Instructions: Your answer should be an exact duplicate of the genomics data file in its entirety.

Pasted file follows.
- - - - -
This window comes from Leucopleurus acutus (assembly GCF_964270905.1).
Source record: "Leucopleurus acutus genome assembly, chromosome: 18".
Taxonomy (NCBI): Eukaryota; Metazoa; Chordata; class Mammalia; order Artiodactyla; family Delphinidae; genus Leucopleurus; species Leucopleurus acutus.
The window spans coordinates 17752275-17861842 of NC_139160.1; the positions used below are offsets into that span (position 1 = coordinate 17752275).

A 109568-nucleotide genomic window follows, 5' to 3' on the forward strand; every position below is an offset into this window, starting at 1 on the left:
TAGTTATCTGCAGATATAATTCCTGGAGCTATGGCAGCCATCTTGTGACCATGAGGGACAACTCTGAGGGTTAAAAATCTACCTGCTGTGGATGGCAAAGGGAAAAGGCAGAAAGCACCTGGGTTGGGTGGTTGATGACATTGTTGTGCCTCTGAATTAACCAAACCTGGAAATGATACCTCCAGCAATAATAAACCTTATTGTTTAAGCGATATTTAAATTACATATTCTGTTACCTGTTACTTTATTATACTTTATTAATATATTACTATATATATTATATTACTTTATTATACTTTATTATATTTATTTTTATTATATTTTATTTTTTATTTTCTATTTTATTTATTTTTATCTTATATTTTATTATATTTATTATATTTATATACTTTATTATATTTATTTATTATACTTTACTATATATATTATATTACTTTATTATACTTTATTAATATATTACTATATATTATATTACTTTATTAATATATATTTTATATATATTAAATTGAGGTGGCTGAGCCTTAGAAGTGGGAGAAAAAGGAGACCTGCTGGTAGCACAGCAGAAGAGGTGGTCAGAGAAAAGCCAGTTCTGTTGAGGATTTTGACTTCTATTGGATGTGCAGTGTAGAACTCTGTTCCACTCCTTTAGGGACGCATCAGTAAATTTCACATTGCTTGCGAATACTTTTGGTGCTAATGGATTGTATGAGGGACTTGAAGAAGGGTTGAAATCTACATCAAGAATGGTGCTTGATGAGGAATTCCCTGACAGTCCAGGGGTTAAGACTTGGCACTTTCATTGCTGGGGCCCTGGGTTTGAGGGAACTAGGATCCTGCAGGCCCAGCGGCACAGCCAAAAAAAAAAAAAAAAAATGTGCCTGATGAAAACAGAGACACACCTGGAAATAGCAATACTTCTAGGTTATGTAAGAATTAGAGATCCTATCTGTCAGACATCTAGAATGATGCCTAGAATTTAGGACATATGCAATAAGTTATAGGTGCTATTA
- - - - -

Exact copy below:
This window comes from Leucopleurus acutus (assembly GCF_964270905.1).
Source record: "Leucopleurus acutus genome assembly, chromosome: 18".
Taxonomy (NCBI): Eukaryota; Metazoa; Chordata; class Mammalia; order Artiodactyla; family Delphinidae; genus Leucopleurus; species Leucopleurus acutus.
The window spans coordinates 17752275-17861842 of NC_139160.1; the positions used below are offsets into that span (position 1 = coordinate 17752275).

A 109568-nucleotide genomic window follows, 5' to 3' on the forward strand; every position below is an offset into this window, starting at 1 on the left:
TAGTTATCTGCAGATATAATTCCTGGAGCTATGGCAGCCATCTTGTGACCATGAGGGACAACTCTGAGGGTTAAAAATCTACCTGCTGTGGATGGCAAAGGGAAAAGGCAGAAAGCACCTGGGTTGGGTGGTTGATGACATTGTTGTGCCTCTGAATTAACCAAACCTGGAAATGATACCTCCAGCAATAATAAACCTTATTGTTTAAGCGATATTTAAATTACATATTCTGTTACCTGTTACTTTATTATACTTTATTAATATATTACTATATATATTATATTACTTTATTATACTTTATTATATTTATTTTTATTATATTTTATTTTTTATTTTCTATTTTATTTATTTTTATCTTATATTTTATTATATTTATTATATTTATATACTTTATTATATTTATTTATTATACTTTACTATATATATTATATTACTTTATTATACTTTATTAATATATTACTATATATTATATTACTTTATTAATATATATTTTATATATATTAAATTGAGGTGGCTGAGCCTTAGAAGTGGGAGAAAAAGGAGACCTGCTGGTAGCACAGCAGAAGAGGTGGTCAGAGAAAAGCCAGTTCTGTTGAGGATTTTGACTTCTATTGGATGTGCAGTGTAGAACTCTGTTCCACTCCTTTAGGGACGCATCAGTAAATTTCACATTGCTTGCGAATACTTTTGGTGCTAATGGATTGTATGAGGGACTTGAAGAAGGGTTGAAATCTACATCAAGAATGGTGCTTGATGAGGAATTCCCTGACAGTCCAGGGGTTAAGACTTGGCACTTTCATTGCTGGGGCCCTGGGTTTGAGGGAACTAGGATCCTGCAGGCCCAGCGGCACAGCCAAAAAAAAAAAAAAAAAATGTGCCTGATGAAAACAGAGACACACCTGGAAATAGCAATACTTCTAGGTTATGTAAGAATTAGAGATCCTATCTGTCAGACATCTAGAATGATGCCTAGAATTTAGGACATATGCAATAAGTTATAGGTGCTATTA